Tensions flare in Texas Capitol over new Sandra Bland video

Combined Shape

AUSTIN, Texas (AP) — Texas authorities on Friday denied withholding a cellphone video of Sandra Bland’s confrontational traffic stop, responding to a Democratic legislator’s heated questions about why the 39-second clip never publicly surfaced until now.

Bland, a 28-year-old black woman from outside Chicago, had used her phone in 2015 to briefly film a white state trooper as he drew a stun gun and yelled “I will light you up!” while ordering her out of the car. She was dead three days later, hanging in her jail cell outside Houston. Her death was ruled a suicide.

“The Department of Public Safety has not illegally withheld evidence from Sandra Bland’s family or her legal team,” said Phillip Adkins, general counsel of the department.

The video had not been publicly seen until it was aired this month by a Dallas television station, and both lawmakers and Bland’s family say they had also never seen the clip . They say the video proves that Trooper Brian Encinia had no reason to fear for his life and questioned whether he should have faced charges beyond perjury.

Democratic presidential contenders in the crowded 2020 field have also reacted to the video with calls for accountability and criminal justice reforms .

Trending:
CNN's Don Lemon Fails to Get Guest to Take 'Bait,' Instead Gets Contradicted on Slavery

Explanations by state officials were challenged, often sharply, by Democratic state Rep. Garnet Coleman, who said he never received the video despite asking for all evidence as chairman of the House Committee on County Affairs. He told Adkins he was handed a jumbled “data dump” of four discs and said the description of Bland’s cellphone video in the state’s investigative report wasn’t an honest account.

“I disagree with you. I think it’s a fair and accurate description of the video,” Adkins said.

Coleman interrupted, talking over him.

“You can disagree all day long, because I don’t have lying eyes, sir,” he said. “I’ve looked into this more than anyone.”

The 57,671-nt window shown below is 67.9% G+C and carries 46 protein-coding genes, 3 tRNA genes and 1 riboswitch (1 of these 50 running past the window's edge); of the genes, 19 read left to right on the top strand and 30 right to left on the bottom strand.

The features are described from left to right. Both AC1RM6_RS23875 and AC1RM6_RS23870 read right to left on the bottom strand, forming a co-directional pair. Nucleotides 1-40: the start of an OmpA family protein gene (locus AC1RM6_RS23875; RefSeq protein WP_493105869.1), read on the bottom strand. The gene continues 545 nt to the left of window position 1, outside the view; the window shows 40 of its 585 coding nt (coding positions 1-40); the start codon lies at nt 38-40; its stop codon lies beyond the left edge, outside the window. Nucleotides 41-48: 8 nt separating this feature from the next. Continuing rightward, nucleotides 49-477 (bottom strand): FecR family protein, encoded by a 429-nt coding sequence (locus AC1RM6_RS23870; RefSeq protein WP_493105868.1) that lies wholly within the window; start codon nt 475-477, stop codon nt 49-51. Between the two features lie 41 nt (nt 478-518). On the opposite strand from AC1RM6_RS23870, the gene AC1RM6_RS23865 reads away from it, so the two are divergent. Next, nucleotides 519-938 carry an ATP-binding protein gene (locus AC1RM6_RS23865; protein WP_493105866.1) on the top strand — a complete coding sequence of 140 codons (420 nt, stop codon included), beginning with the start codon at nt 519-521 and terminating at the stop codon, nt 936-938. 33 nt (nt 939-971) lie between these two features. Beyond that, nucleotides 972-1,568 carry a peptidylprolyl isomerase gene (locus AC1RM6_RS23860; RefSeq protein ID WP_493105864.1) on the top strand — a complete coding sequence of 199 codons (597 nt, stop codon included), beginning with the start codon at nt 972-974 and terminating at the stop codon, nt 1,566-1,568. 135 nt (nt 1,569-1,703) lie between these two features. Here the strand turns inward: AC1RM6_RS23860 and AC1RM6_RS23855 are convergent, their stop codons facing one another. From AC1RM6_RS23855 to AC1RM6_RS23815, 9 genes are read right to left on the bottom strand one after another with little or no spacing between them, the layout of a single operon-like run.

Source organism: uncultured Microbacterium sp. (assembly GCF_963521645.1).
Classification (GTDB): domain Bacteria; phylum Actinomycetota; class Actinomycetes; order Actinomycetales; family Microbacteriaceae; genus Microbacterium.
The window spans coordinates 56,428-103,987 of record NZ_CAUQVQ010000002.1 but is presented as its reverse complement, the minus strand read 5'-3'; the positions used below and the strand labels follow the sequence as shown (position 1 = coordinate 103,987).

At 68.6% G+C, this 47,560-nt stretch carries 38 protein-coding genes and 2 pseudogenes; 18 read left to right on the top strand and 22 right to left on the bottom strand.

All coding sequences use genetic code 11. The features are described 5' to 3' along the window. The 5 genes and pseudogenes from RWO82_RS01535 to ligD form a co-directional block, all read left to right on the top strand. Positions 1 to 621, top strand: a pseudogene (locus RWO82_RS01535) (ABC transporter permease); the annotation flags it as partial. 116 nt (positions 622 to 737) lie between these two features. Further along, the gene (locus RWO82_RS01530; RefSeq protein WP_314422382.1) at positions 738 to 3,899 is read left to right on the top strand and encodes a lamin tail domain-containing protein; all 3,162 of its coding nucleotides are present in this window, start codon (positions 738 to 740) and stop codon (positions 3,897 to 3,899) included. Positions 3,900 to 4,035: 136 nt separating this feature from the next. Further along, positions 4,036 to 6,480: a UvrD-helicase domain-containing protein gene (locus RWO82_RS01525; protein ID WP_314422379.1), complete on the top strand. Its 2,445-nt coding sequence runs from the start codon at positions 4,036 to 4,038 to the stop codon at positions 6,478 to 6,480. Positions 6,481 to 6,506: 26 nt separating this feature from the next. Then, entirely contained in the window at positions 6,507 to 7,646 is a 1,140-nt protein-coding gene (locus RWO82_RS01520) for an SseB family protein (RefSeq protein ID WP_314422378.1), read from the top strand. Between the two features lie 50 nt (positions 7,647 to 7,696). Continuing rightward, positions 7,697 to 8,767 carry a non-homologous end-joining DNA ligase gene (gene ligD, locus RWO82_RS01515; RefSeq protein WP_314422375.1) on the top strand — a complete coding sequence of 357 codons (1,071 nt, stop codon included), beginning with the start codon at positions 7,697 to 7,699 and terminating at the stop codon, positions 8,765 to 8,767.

Bland’s mother, Geneva Reed-Veal of Chicago, attended the hearing at the Texas Capitol but did not testify. She told reporters afterward she heard “a lot of discrepancies” at the hearing but declined further comment.

Encinia, the trooper, was fired after being indicted for perjury and said he came to fear for his safety after stopping Bland for failing to signal a lane change. The perjury charge was later dropped in exchange for Encinia agreeing to never work in law enforcement again.

Coleman said Encinia “got off light” and accused state officials of not being ethically forthcoming with their handling of the video. Hours after the hearing, Texas DPS released a copy of a letter sent in October 2015 to the Bland’s family attorney, Cannon Lambert, notifying him that a “cell phone download” of Bland’s phone was enclosed on a thumb drive. Lambert said he never saw the video in the evidence that was turned over to him.

The hearing had been quickly arranged before the Texas Legislature adjourns Monday until 2021. One proposal that could still reach Gov. Greg Abbott’s desk would make it more difficult to jail people for low-level misdemeanors, which some lawmakers have sought in the wake of Bland’s death. Law enforcement groups, however, are fighting the measure.

In 2017, Coleman passed a “Sandra Bland Act” that included de-escalation training, independent investigations of county jail deaths and more racial profiling data. Advocates for criminal justice reforms have praised the changes, but the end product disappointed Bland’s family, who felt it didn’t address the circumstances leading up to her death.

Related:
Police Respond to Simultaneous Mass Shooting and Fire in Maryland Neighborhood

___

Follow Paul J. Weber on Twitter: www.twitter.com/pauljweber

The Western Journal has not reviewed this Associated Press story prior to publication. Therefore, it may contain editorial bias or may in some other way not meet our normal editorial standards. It is provided to our readers as a service from The Western Journal.

Truth and Accuracy

Submit a Correction →






We are committed to truth and accuracy in all of our journalism. Read our editorial standards.

Tags:
The Associated Press is an independent, not-for-profit news cooperative headquartered in New York City. Their teams in over 100 countries tell the world’s stories, from breaking news to investigative reporting. They provide content and services to help engage audiences worldwide, working with companies of all types, from broadcasters to brands.
The Associated Press was the first private sector organization in the U.S. to operate on a national scale. Over the past 170 years, they have been first to inform the world of many of history's most important moments, from the assassination of Abraham Lincoln and the bombing of Pearl Harbor to the fall of the Shah of Iran and the death of Pope John Paul.

Today, they operate in 263 locations in more than 100 countries relaying breaking news, covering war and conflict and producing enterprise reports that tell the world's stories.
Location
New York City




Conversation